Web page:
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Patriots Blog

Can the Patriots emerge from the darkness to beat the Steelers?



Wednesday, November 12, 2008
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AN UNDISCLOSED LOCATION NEAR FOXBOROUGH, Mass. — It is a dark time for the New England Patriots.

Not since their last Earth-shattering and embarrassing loss have the Pats endured the kind of Earth-shattering and embarrassing loss they suffered at the hands of the Miami Dolphins last Monday. Nearly everyone is hurt, and everyone who isn’t hurt is injured. There is legitimate fear that Tom Brady is no longer good at football. Some wonder if he ever was.
 
Although their retreat from Miami saw a safe return to team facilities, a legion of talent from Pittsburgh has knocked New England off its perch atop the American Football Conference. How? By scoring 39 points against the Baltimore Ravens last Sunday and only allowing 38.
 
In preparation for this weekend’s seemingly doomed trip to play the invincible Steelers in Pittsburgh, the team conducted operations from a remote outpost deep underground. Alex Guerrero was not allowed in. At least not according to reports that suggested Brady’s personal trainer might be exactly what’s wrong with this team. But then Guerrero appeared in the bunker. In front of the media and everything. Multiple times. So, then everybody decided that Guerrero probably isn’t tearing the Patriots apart.
 
Unless he is.
 
While the exact source of New England’s death spiral is unclear, it is clear that their one-score loss to the Dolphins began a death spiral from which no team could conceivably recover. Especially a team whose quarterback threw two interceptions in the same game. Given that it’s now too late trade for DeShone Kizer, some have suggested the Patriots may now lose as many as four regular-season games this year. In other words, the Pats are dying. And so it goes.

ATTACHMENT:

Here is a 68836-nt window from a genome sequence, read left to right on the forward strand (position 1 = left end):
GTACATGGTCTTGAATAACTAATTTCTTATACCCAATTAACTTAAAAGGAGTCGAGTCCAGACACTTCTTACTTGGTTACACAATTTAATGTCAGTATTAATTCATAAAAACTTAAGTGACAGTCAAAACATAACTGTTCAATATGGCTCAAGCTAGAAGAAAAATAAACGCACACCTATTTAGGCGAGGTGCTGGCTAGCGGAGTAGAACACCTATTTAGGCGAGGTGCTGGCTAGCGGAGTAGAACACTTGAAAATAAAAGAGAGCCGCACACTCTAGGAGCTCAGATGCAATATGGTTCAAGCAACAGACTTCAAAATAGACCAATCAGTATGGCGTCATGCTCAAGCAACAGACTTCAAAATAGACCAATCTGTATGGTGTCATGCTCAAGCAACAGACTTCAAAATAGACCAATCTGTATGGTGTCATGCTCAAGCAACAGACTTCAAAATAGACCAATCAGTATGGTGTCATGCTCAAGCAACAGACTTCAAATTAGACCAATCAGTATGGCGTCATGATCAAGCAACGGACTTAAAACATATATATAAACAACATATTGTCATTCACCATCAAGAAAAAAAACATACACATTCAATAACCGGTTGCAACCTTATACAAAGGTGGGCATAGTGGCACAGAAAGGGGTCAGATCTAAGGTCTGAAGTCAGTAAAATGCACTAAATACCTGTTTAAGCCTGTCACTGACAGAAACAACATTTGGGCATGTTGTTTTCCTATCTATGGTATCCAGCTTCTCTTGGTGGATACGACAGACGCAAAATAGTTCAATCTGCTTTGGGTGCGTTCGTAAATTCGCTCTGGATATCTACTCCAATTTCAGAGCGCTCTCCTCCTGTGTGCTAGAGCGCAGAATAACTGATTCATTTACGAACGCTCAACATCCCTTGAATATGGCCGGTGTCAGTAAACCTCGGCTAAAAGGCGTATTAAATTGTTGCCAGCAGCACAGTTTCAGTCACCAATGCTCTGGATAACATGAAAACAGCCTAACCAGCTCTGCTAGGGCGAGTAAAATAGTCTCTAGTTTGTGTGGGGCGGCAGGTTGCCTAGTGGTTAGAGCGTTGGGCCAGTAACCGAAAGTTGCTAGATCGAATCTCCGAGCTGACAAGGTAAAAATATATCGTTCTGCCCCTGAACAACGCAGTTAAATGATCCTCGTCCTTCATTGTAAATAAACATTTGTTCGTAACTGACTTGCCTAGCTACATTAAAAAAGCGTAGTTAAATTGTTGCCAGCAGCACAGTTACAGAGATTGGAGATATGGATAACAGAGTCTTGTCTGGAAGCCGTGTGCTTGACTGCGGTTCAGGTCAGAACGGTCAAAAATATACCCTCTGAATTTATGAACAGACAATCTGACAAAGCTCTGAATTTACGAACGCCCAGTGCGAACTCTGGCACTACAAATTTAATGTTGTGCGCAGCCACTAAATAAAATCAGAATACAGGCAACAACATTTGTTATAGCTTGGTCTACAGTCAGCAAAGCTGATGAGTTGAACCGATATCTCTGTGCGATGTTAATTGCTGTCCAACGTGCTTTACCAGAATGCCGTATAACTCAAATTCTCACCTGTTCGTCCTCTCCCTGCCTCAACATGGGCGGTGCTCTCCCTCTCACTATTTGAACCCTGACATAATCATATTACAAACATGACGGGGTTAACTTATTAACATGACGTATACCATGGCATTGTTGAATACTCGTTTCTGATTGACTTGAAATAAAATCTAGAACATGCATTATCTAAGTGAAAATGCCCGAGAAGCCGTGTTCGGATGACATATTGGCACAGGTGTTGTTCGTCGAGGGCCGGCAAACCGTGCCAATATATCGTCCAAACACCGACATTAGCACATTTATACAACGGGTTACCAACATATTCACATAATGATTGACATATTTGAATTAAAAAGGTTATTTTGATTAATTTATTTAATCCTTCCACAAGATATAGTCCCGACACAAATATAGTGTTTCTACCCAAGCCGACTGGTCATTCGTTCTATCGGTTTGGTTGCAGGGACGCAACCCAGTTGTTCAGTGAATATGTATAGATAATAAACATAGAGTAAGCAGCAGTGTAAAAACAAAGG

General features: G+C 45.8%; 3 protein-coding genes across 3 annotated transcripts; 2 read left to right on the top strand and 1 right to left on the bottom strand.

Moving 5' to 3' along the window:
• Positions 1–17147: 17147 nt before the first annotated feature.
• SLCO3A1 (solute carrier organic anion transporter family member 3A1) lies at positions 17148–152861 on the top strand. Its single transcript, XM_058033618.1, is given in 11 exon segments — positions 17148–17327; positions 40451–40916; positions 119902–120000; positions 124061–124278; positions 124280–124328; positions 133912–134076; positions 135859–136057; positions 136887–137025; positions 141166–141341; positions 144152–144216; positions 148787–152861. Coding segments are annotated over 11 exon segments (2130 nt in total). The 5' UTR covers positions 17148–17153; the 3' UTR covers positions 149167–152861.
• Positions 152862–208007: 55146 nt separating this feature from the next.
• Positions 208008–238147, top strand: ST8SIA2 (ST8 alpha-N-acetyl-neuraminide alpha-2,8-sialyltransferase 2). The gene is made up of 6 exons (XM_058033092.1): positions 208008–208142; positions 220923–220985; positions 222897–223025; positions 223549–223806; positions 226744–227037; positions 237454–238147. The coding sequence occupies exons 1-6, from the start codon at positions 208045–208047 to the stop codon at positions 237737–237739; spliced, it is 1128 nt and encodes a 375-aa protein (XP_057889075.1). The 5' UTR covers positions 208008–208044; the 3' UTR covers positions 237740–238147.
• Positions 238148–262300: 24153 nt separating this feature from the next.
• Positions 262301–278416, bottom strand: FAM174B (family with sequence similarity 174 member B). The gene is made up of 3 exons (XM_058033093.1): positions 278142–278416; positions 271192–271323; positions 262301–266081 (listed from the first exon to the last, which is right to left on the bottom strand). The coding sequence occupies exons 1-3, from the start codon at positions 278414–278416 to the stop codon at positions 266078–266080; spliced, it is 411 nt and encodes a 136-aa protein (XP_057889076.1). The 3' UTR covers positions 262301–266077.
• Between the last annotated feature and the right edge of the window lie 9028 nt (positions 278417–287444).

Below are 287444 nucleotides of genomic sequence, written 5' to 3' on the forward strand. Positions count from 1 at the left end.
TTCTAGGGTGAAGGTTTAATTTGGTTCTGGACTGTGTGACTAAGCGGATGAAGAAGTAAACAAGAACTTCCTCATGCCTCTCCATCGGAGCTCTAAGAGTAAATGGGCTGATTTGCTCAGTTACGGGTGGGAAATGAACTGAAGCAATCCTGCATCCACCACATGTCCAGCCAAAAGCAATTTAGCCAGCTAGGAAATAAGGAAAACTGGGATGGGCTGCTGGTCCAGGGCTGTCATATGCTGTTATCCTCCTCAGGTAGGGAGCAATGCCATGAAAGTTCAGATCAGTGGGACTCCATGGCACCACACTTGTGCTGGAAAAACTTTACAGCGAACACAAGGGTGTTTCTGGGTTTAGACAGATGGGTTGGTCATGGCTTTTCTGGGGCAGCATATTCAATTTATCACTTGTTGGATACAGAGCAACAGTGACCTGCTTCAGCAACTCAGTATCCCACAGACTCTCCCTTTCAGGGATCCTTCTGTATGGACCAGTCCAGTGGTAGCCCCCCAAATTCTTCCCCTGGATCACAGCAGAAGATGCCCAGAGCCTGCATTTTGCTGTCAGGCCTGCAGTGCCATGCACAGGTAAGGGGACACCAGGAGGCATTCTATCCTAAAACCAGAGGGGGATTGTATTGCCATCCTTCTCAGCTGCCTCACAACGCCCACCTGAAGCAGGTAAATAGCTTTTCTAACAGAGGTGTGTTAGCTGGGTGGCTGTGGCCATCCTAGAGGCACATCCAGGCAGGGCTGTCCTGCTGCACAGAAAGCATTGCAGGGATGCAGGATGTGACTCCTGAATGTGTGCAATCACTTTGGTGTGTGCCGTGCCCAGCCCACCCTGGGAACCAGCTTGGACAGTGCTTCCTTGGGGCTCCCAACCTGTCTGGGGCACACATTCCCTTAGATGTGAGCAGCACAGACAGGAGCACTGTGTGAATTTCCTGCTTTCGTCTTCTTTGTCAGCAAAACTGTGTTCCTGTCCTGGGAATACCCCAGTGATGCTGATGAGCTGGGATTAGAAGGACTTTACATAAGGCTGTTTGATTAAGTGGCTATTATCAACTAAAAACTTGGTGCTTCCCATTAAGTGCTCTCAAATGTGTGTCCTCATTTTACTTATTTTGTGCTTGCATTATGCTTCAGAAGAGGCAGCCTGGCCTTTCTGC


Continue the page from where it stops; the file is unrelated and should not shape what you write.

Like all death marches, this one is going through Pittsburgh. What makes the Steelers so tough? “Everything,” said a despondent Bill Belichick on Wednesday, with eyes that seemed to drift inward toward a lost dream of what a football team could and should be.
 
Some would point out that Belichick’s Patriots have been extraordinarily successful against the Steelers. In games that Brady has started, New England is 10-2, including a 3-0 mark in the playoffs. But the coach is unmoved by those results.
 
“Those games don’t really mean anything now,” Belichick said. “It’s just about this matchup this week.”
 
And this week, the Patriots have to stop running back Le’Veon Bell and wide receiver Antonio Brown, the two greatest players in NFL history. It is widely known that no defense has ever stopped them. They remain on pace for infinity yards and infinity touchdowns.
 
What makes Brown so good? “Everything,” Belichick said. “Just make a list, he’s on all of it.”
 
And Bell? “He does everything. He does it well, does whatever he needs to do. You give him an opening, wherever it is, and he's going to make you pay for it.”
 
If the Patriots can somehow do the impossible and defeat a team that Brady has beaten 83 percent of the time, then they may not have to suffer the indignity of playing a postseason game on the road this year. But don’t get nutty. The Steelers are a team that gave up only 38 points to Joe Flacco and the Ravens last week.
 
It is a dark time in Patriots Nation. Some remain fixated on a time travel device that could return Jimmy Garoppolo and Jacoby Brissett. Could that fix future? Maybe go further back. Jamie Collins? Chandler Jones? It’s a tantalizing option, because it’s clear that not even a win today could fix this team. Some wonder if even an improbable (impossible?) victory in Super Bowl LII would be enough to save the Patriots from this shroud of darkness. No one is betting on it.
 
Dave Brown is a freelance correspondent who covers the Patriots for the Monitor. You can follow him on Twitter @ThatDaveBrown.